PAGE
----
Block on Trump's Asylum Ban Upheld by Supreme Court
The lawsuit is definitely one for the books because it appears to be the first time in history that an appeals court has found an ISP responsible for the actions of its subscribers.
Getting Down to the Basics
Controversy originally began when BMG's agent Rightscorp sought to solicit the aid of Cox ISP in sending out demand letters to each of the individual infringing subscribers. The Rightscorp business model is essentially made up of sending waves of copyright email notices to alleged violators of BMG's copyrights and demanding $20-30 settlements for each song pirated. The business model hasn't been the most viable for Rightscorp, which has been looking over the edge at bankruptcy.
Cox refused to help. In the opinion of BMG, this was not simply a professional brush-off, but double dealing. BMG called Cox's actions "under the table policy purporting to terminate repeat infringers while actually retaining them as high-speed internet customers." Court documents show that even though there were well over 1.8 instances of copyright infringement alone by Cox users, only about 1,400 of them were subject to litigation in the suit.
This Just In: Condoning Can be Willful
Here's the thing ... based on the facts of the lawsuit, Cox technically did not aid copyright infringement, but it did provide the platform to make it possible. Still, the federal jury was not merciful to Cox and found the ISP liable for contributory copyright infringement after it was proved that Cox's users were using the service to infringe copyrights on a massive scale.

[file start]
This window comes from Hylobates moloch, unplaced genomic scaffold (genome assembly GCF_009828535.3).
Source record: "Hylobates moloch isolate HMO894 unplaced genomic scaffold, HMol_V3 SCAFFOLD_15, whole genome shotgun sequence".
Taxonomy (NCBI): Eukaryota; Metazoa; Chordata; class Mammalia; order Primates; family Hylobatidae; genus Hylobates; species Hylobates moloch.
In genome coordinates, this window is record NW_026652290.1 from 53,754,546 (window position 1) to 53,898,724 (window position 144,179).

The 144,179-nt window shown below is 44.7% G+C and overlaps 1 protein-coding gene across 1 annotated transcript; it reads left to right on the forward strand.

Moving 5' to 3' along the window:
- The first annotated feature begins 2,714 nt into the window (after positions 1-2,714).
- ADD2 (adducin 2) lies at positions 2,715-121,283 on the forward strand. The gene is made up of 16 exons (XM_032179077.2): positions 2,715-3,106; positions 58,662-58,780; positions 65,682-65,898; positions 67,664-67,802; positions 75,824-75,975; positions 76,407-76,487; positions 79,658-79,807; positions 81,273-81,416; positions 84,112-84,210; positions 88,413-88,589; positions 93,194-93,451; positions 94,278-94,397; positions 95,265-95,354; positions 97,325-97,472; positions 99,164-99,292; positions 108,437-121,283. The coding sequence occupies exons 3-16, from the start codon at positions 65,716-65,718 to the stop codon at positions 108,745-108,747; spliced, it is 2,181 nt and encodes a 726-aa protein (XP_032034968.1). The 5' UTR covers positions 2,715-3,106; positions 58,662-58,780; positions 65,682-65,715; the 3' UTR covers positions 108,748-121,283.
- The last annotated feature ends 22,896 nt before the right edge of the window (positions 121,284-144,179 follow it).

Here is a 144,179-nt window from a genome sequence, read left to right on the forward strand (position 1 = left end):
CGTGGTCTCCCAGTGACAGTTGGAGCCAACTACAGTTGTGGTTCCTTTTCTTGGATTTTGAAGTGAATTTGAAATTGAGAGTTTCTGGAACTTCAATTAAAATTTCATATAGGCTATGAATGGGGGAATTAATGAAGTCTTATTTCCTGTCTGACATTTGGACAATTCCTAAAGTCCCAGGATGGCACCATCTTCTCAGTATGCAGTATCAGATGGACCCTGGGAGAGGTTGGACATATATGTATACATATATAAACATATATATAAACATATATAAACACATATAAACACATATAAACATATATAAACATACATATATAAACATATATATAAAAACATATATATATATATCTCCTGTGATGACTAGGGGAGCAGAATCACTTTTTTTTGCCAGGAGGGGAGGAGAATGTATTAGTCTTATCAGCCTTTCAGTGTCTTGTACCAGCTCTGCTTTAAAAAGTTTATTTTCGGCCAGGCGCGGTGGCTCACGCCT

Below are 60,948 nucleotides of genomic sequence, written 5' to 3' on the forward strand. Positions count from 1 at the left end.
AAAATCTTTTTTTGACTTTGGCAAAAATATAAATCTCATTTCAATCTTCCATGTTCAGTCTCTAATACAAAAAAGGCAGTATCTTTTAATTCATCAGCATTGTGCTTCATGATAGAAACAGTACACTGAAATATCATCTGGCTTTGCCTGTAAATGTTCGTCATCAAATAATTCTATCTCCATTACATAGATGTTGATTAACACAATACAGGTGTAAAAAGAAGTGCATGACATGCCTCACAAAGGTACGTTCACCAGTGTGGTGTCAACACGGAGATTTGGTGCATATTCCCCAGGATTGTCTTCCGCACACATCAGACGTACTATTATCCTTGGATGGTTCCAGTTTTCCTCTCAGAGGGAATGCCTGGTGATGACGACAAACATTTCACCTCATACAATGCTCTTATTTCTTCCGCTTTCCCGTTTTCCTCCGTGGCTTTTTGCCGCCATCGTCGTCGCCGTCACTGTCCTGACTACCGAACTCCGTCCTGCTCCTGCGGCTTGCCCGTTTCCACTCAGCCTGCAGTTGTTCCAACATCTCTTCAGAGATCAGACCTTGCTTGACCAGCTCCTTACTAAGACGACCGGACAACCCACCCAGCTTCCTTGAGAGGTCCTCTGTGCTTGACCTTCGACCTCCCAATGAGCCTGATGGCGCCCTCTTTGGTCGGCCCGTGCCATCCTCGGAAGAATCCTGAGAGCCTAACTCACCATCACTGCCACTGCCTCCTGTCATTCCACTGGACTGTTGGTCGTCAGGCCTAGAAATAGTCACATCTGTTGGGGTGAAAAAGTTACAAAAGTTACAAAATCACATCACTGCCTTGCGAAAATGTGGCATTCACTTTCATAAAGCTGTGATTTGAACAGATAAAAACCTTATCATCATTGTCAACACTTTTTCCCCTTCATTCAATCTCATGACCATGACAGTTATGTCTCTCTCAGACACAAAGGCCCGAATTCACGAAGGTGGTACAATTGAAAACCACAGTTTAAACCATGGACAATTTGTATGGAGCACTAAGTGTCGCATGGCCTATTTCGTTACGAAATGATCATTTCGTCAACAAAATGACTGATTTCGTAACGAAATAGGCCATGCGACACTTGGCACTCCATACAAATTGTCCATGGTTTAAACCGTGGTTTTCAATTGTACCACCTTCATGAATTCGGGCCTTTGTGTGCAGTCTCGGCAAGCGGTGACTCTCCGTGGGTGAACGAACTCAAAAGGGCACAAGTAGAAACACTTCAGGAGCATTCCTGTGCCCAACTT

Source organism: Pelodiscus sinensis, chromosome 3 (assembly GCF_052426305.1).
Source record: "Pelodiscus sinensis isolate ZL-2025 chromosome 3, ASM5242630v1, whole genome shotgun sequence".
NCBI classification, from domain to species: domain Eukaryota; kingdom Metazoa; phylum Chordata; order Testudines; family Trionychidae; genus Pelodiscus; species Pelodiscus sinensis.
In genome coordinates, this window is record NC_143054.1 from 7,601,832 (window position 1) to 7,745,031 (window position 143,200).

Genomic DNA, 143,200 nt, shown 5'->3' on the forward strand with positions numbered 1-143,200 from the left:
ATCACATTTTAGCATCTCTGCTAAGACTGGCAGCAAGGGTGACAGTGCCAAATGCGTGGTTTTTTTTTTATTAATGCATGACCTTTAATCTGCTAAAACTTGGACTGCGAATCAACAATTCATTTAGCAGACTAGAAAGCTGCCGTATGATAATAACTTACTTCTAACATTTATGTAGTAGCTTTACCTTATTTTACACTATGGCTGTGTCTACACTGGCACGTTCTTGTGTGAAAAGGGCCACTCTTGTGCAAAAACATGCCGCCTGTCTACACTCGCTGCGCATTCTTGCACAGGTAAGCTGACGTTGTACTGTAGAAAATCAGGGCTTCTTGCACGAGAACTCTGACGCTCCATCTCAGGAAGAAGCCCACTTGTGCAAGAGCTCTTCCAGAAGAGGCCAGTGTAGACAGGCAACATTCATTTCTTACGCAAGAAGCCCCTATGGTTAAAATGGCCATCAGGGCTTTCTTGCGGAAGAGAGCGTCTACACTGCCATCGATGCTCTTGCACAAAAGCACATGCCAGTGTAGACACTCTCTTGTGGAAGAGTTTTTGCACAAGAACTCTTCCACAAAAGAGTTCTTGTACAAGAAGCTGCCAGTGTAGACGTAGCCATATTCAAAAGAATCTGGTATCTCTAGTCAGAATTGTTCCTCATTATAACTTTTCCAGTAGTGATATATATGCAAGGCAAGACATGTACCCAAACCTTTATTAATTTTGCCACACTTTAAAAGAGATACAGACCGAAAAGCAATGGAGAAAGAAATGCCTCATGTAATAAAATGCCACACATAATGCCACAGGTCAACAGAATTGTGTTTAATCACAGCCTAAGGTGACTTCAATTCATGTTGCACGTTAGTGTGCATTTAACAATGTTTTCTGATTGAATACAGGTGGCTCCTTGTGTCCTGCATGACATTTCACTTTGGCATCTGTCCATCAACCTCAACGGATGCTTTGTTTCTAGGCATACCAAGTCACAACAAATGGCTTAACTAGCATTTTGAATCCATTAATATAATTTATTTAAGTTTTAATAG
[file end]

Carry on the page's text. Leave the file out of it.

But what's most perturbing to ISPs now, is that the jury found that Cox was willful in its actions because it had failed to "reasonably implement a repeat-infringer policy" -- thus making it ineligible for enjoying safe harbor protections under the DMCA.
Actually, it's a little more complicated than that. What court documents reveal is that Cox would kick infringers off, and then invite them back -- in a practice called "soft termination." The court found that even in a light most favorable to Cox, its business policy of "slap-on-the-wrist" was clearly not a reasonable response to repeated copyright violations. "We need the customers," Jason Zabeck, Cox's Manager of Customer Abuse Operations allegedly said.
The ruling is historic because it marks the first time that we can find that an ISP has been held liable for the copyright violations of its users -- at least during the implementation of DMCA. In the past, courts have been unwilling or at least reticent to bring the hammer down on ISPs who were at least aware of a rampant piracy. But who can tell what the long term effects will be? Copyright violations will likely continue, but how will ISPs respond?
Bad Days to be Cox
Cox is now facing more legal trouble from its insurer who wants to wriggle out of any payments. It points to "Cox's business policy" that ignored the culture of repeat-copyright infringement.